G. dolichocarpa is an allotetraploid (2n = 4x = 80) formed by hybridizatoin between G. syndetika and G. tomentella D3 (both 2n = 40). (This species was formerly part of the Glycine tomentella species complex and was referred to as G. tomentella T2.) It has a limited Australian range in Queensland, but like several other Glycine allopolyploids, has colonized islands of the Pacific Ocean (in this case Taiwan) where no perennial diploid Glycine species have been found ( Ratnaparkhe et al 2011; Harbert et al 2014).

Glycine falcata Benth.

G. falcata is unique among perennial Glycine species in that it does not form a vine but rather short, erect stems from a fibrous woody root system instead of the more common taproot. Seeds are round and smooth similar to the annual species.
G. falcata is a diploid (2n = 40) and is the sole member of the F-genome. It is sister to the remainder of subgenus Glycine, and is distinctive ecologically, characteristically growing in the black soil region of Queensland and possessing both chasmogamous and below- ground cleistogamous flowers, the latter producing geocarpic fruits (Ratnaparkhe et al 2011; Gonzalez-Orozco et al., 2012).

Glycine stenophita B.E. Pfeil & Tind.

G. stenophita is a scrambling or climbing perennial that is glabrous or with sparse white hairs covering the stems. Pods are 4 to 6 seeded and seeds are generally barrel shaped with some variation in shape from elliptical to square.
G. stenophita is a diploid (2n = 40) member of the B-genome group. It occurs in the Australian states of Queensland and New South Wales (Ratnaparkhe et al 2011; Gonzalez-Orozco et al., 2012).

Glycine syndetika B.E. Pfeil & Craven

G. syndetika is a twining perennial plant with three leathery, often persistent leaflets. Flowers are somewhat clustered towards to the top of the inflorescences and pods contain 4-9 relatively large square seeds (Pfeil. BE et al., 2006).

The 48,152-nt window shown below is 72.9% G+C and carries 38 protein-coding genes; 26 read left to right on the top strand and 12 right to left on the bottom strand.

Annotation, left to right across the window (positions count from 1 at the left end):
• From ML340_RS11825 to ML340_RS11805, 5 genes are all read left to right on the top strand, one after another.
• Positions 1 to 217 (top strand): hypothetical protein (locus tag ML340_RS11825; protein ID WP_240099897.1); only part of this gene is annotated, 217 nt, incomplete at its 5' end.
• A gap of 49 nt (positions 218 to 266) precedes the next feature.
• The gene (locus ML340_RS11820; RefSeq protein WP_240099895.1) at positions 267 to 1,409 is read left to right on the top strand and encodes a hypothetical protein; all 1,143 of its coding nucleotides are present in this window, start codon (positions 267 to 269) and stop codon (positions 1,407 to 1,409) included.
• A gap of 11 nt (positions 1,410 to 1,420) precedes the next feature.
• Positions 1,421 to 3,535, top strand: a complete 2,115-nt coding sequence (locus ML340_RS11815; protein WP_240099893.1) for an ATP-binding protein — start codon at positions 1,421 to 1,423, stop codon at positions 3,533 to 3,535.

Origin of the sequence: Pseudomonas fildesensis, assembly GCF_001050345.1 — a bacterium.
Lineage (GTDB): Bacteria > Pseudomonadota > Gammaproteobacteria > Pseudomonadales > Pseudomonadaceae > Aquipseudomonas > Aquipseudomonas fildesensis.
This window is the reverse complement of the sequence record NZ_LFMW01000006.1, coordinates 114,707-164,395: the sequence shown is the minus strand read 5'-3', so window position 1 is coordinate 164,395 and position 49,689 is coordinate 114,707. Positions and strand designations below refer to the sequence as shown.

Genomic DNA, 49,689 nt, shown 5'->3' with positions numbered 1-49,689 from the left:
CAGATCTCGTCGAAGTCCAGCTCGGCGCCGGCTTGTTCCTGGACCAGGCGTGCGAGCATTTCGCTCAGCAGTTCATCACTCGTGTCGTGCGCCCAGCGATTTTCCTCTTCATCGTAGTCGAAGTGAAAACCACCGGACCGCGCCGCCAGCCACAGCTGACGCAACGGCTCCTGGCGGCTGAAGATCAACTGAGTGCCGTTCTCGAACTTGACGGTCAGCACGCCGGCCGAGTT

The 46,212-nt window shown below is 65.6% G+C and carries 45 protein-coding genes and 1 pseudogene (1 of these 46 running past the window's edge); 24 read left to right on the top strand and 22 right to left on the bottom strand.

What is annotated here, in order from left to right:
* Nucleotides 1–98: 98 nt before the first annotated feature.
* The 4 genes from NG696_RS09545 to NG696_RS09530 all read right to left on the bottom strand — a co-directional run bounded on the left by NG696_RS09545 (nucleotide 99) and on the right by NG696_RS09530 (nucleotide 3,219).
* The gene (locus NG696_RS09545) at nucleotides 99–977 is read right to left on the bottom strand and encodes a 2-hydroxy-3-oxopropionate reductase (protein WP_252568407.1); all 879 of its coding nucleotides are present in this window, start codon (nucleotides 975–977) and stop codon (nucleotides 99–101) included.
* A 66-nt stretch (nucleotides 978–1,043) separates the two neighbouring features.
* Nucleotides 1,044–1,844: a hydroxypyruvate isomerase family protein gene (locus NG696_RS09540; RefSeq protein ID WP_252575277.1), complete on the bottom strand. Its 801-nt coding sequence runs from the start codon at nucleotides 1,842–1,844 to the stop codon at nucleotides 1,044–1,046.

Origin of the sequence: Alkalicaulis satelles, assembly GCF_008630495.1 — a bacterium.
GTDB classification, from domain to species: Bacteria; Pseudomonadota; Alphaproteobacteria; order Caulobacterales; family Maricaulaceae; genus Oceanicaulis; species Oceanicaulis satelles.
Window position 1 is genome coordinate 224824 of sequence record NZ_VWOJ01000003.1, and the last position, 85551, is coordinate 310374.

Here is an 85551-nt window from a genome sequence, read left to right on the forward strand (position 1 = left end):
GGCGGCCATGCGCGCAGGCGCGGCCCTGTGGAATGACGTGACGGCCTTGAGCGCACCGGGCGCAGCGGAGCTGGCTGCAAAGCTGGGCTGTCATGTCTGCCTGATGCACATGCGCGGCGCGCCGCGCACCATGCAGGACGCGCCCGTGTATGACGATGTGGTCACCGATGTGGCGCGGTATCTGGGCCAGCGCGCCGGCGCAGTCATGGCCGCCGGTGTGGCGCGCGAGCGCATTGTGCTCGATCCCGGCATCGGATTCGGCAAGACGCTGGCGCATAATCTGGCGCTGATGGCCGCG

G. syndetika is diploid (2n = 40) member of the A-genome clade. (This species was formerly part of the Glycine tomentella species complex and was referred to as G. tomentella D4. ) It is has a restricted range in the Eastern Queensland region of Australia (Ratnaparkhe et al 2011; Gonzalez-Orozco et al., 2012).

Glycine tomentella D3

G. tomentella D3 is a diploid (2n = 40) member of the complex of diploid and tetraploid taxa lumped under the name "G. tomentella" but which are reproductively isolated species (e.g., G. tomentella D3 belongs to the D-genome, whereas G. tomentella D1 belongs to the E-genome). It hybridized with G. syndetika (formerly "G. tomentella D4") to form the allotetraploid, G. dolichocarpa.
G. tomentella D3 is distinguished fromother diploid members of Glycine tomentella species complex by ovated to broadly lanceolate leaves, a seed coat or testa that is dark brown to black (to see the testa the persistent endocarp must be removed) and pods 1.5 to 2 cm long with 2-6 seeds per pod (Hill, 1999).
G. tomentella D3 occurs in the Australian territory of Queensland and the Eastern portion of the nearby is land country of Papua New Guinea (Ratnaparkhe et al 2011; Gonzalez-Orozco et al., 2012).

Glycine tomentella species complex

The Glycine tomentella species complex includes four unnamed diploid and "four" unnamed tetraploid species referred to by D for diploid and T for tetraploid followed by a number to distinguish genetically distinct species.